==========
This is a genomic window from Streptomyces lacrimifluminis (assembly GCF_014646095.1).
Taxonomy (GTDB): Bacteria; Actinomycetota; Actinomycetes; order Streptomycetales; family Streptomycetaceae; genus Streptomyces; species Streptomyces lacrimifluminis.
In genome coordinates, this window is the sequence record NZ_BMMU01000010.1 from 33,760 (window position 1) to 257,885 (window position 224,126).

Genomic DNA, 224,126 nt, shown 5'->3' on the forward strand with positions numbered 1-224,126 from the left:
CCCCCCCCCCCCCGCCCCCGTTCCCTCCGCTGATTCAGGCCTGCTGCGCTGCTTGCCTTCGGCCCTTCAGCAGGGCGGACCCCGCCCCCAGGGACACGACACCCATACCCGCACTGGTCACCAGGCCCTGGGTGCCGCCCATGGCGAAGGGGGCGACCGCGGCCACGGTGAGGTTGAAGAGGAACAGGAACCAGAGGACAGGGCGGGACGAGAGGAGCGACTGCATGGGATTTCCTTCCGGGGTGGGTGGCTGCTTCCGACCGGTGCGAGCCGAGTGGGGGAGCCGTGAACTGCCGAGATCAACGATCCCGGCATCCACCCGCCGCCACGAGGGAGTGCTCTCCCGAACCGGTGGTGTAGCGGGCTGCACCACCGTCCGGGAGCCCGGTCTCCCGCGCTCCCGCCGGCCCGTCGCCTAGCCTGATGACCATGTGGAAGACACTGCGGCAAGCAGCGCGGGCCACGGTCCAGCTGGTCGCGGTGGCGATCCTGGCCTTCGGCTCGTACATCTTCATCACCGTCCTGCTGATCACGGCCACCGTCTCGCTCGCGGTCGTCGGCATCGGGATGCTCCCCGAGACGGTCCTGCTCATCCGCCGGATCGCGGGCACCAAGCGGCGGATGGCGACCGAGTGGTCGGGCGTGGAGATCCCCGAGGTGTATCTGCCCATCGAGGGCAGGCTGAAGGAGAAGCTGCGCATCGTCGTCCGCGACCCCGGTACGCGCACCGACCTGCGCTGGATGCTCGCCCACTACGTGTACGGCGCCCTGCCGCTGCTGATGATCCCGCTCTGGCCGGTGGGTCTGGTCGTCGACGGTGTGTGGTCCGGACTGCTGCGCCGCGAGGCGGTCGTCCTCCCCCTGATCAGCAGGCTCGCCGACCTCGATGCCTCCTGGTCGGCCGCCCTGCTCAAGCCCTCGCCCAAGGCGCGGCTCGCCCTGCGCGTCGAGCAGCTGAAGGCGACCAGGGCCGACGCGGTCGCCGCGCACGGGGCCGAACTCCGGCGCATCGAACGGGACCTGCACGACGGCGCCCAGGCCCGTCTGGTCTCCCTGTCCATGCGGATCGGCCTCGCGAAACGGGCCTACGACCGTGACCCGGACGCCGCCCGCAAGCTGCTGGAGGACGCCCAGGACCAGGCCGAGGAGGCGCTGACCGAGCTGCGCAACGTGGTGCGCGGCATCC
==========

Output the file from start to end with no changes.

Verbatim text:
This is a genomic window from Streptomyces lacrimifluminis (assembly GCF_014646095.1).
Taxonomy (GTDB): Bacteria; Actinomycetota; Actinomycetes; order Streptomycetales; family Streptomycetaceae; genus Streptomyces; species Streptomyces lacrimifluminis.
In genome coordinates, this window is the sequence record NZ_BMMU01000010.1 from 33,760 (window position 1) to 257,885 (window position 224,126).

Genomic DNA, 224,126 nt, shown 5'->3' on the forward strand with positions numbered 1-224,126 from the left:
CCCCCCCCCCCCCGCCCCCGTTCCCTCCGCTGATTCAGGCCTGCTGCGCTGCTTGCCTTCGGCCCTTCAGCAGGGCGGACCCCGCCCCCAGGGACACGACACCCATACCCGCACTGGTCACCAGGCCCTGGGTGCCGCCCATGGCGAAGGGGGCGACCGCGGCCACGGTGAGGTTGAAGAGGAACAGGAACCAGAGGACAGGGCGGGACGAGAGGAGCGACTGCATGGGATTTCCTTCCGGGGTGGGTGGCTGCTTCCGACCGGTGCGAGCCGAGTGGGGGAGCCGTGAACTGCCGAGATCAACGATCCCGGCATCCACCCGCCGCCACGAGGGAGTGCTCTCCCGAACCGGTGGTGTAGCGGGCTGCACCACCGTCCGGGAGCCCGGTCTCCCGCGCTCCCGCCGGCCCGTCGCCTAGCCTGATGACCATGTGGAAGACACTGCGGCAAGCAGCGCGGGCCACGGTCCAGCTGGTCGCGGTGGCGATCCTGGCCTTCGGCTCGTACATCTTCATCACCGTCCTGCTGATCACGGCCACCGTCTCGCTCGCGGTCGTCGGCATCGGGATGCTCCCCGAGACGGTCCTGCTCATCCGCCGGATCGCGGGCACCAAGCGGCGGATGGCGACCGAGTGGTCGGGCGTGGAGATCCCCGAGGTGTATCTGCCCATCGAGGGCAGGCTGAAGGAGAAGCTGCGCATCGTCGTCCGCGACCCCGGTACGCGCACCGACCTGCGCTGGATGCTCGCCCACTACGTGTACGGCGCCCTGCCGCTGCTGATGATCCCGCTCTGGCCGGTGGGTCTGGTCGTCGACGGTGTGTGGTCCGGACTGCTGCGCCGCGAGGCGGTCGTCCTCCCCCTGATCAGCAGGCTCGCCGACCTCGATGCCTCCTGGTCGGCCGCCCTGCTCAAGCCCTCGCCCAAGGCGCGGCTCGCCCTGCGCGTCGAGCAGCTGAAGGCGACCAGGGCCGACGCGGTCGCCGCGCACGGGGCCGAACTCCGGCGCATCGAACGGGACCTGCACGACGGCGCCCAGGCCCGTCTGGTCTCCCTGTCCATGCGGATCGGCCTCGCGAAACGGGCCTACGACCGTGACCCGGACGCCGCCCGCAAGCTGCTGGAGGACGCCCAGGACCAGGCCGAGGAGGCGCTGACCGAGCTGCGCAACGTGGTGCGCGGCATCC